a woman with wiggly legs sits on top of a uterus

RLS and the Menstrual Cycle

Last updated: September 2022

Restless legs syndrome (RLS) is a disorder that causes discomfort in the legs and the feeling that you have to move them. This feeling typically happens during the night or while sitting for long periods of time. RLS is considered both a sleep and a movement disorder. But it does not only affect sleeping and moving.1

RLS occurs more in people who have their period (menses or menstruation) than in people who do not. Typically, it also occurs in people who are middle-aged and older. Because of these connections, researchers have looked into the link between RLS and menstruation. And they have found that RLS connects not only to menstruation, but to endometriosis and menopause, too.1-6

RLS symptoms can worsen during your period

People with RLS who also menstruate can have an increase in symptoms during their periods. In a 2019 study of 20 women, 30 percent of the participants reported that they had worse RLS symptoms when menstruating. On average, they said their RLS symptoms were 40 percent worse during a menstrual period.2

The researchers thought RLS symptoms might be worse during your period because of low iron (anemia). Normally, the amount of iron in your body gets lower when you begin having periods in adolescence. It then rebounds during adulthood. Iron is stored in a protein called “ferritin” in the blood. Ferritin or iron levels can be lower in people with RLS.1

But this was not the case in the study. Pregnant people do tend to have increased RLS symptoms. But the study did not find a link between low iron levels and RLS in people who were not pregnant. In fact, there were more people with anemia in the study group that did not have increased RLS symptoms during their periods.1,2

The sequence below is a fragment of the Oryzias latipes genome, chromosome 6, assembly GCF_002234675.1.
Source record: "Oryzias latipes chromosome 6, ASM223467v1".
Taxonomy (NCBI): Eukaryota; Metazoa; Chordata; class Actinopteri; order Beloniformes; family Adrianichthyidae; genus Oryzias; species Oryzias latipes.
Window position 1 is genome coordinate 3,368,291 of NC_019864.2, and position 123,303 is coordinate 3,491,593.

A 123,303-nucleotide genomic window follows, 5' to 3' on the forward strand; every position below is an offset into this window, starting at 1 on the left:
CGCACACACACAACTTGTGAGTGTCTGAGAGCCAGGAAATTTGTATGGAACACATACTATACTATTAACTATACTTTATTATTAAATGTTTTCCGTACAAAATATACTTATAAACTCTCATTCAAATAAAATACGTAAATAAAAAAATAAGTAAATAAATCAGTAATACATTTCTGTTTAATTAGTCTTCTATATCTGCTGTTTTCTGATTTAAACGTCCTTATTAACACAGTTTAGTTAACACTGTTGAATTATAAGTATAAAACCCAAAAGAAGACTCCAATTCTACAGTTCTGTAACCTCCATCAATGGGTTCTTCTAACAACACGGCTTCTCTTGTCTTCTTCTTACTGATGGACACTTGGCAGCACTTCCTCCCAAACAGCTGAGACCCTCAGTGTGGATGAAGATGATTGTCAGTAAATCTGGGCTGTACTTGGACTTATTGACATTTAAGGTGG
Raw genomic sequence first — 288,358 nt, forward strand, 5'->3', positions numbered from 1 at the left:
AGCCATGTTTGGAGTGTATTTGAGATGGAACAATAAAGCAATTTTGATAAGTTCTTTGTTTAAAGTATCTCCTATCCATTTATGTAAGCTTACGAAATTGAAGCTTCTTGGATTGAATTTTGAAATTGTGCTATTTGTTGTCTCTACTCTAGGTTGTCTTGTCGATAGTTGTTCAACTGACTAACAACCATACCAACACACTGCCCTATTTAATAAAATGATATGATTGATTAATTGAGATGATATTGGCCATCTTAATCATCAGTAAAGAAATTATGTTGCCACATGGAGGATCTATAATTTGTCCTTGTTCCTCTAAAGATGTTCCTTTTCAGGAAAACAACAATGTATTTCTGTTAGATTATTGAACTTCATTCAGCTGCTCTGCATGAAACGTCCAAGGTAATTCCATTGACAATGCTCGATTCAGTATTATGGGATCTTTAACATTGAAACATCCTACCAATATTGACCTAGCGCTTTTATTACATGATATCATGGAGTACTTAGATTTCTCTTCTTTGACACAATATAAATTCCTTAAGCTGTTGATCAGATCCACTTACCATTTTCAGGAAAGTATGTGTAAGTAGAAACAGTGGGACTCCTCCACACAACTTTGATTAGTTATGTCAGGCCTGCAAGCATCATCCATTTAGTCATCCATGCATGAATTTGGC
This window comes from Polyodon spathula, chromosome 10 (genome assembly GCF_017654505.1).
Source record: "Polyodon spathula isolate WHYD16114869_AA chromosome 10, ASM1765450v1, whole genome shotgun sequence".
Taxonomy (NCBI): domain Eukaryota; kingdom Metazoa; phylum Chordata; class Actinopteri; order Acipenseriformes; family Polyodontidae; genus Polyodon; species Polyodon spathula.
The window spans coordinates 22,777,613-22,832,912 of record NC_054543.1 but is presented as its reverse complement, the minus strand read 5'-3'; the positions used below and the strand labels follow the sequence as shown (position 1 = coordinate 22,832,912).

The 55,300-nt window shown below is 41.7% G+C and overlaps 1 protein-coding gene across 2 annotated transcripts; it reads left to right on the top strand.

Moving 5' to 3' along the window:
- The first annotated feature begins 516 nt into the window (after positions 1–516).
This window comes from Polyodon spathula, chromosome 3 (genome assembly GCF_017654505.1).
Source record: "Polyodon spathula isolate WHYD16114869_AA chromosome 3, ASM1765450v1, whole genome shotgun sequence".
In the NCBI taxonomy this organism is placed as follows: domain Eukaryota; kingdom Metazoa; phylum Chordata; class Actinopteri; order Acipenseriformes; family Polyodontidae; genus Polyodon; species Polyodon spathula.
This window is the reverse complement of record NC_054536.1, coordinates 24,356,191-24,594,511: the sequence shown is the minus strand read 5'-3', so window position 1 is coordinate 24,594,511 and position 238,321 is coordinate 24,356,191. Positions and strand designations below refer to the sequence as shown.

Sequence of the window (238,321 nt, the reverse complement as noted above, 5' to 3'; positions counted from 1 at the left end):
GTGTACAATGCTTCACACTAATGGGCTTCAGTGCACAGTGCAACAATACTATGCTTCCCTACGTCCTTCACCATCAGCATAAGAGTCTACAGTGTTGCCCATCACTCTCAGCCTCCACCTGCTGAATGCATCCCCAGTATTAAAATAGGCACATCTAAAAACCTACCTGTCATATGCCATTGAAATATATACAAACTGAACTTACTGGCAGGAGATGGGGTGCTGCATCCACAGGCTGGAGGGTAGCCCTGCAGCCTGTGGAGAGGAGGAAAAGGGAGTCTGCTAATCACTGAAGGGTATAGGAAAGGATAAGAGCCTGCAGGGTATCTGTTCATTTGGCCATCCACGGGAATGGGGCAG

However, the blood samples in this study were not taken while the participants were menstruating. It is possible that comparing people’s menstrual levels of ferritin/iron to their baseline levels would be a more accurate statistic. People with a lower relative ferritin level during menstruation (compared to their baseline) are more likely to have their RLS symptoms worsen.2

Iron supplements are one therapy available to people with RLS who also have anemia. You can talk to your doctor about assessing your menstrual iron levels to determine if supplements could help you.3

RLS and endometriosis

Endometriosis is a common chronic disease. It happens almost exclusively among people who menstruate and affects about 10 percent of them. It causes increased pain during your period. More than half of people with endometriosis report significant impacts on their quality of life during their periods.3

People with endometriosis have a greater risk of RLS, as well as worse RLS symptoms. Much research still needs to be done on what exactly the link is between the 2 disorders. It is possible that there is a hormonal component to RLS that has been overlooked.3

People with endometriosis report higher rates of chronic pain syndromes, including:3

All of these connections between chronic diseases point toward a major need to understand the link between them. Many symptoms such as lack of sleep and low mood are shared between RLS and endometriosis. And though they do not fully understand, doctors are looking for how best to relieve these symptoms.3

RLS and menopause

Many people with RLS who go through menopause report worse symptoms afterward. There are a few possible explanations for this.5,6

It is possible that the decrease in estrogen and progesterone during menopause causes worsening symptoms. Menopause also causes sleep disruptions such as sleep apnea and hot flashes, which could make RLS worse. Finally, age-linked factors like bladder issues or arthritis could be the culprit.5

The prevalence of RLS among postmenopausal people is quite high comparatively. Other factors that affected the likelihood someone would have RLS included:6

  • Smoking
  • High blood pressure (hypertension)
  • Anemia
  • Diabetes

Researchers are still looking into what the exact cause of RLS symptoms is. There is a clear unmet need for understanding just how menstruation, endometriosis, and menopause impact RLS symptoms. As researchers learn more about RLS, the options for symptom management will also continue to look up.

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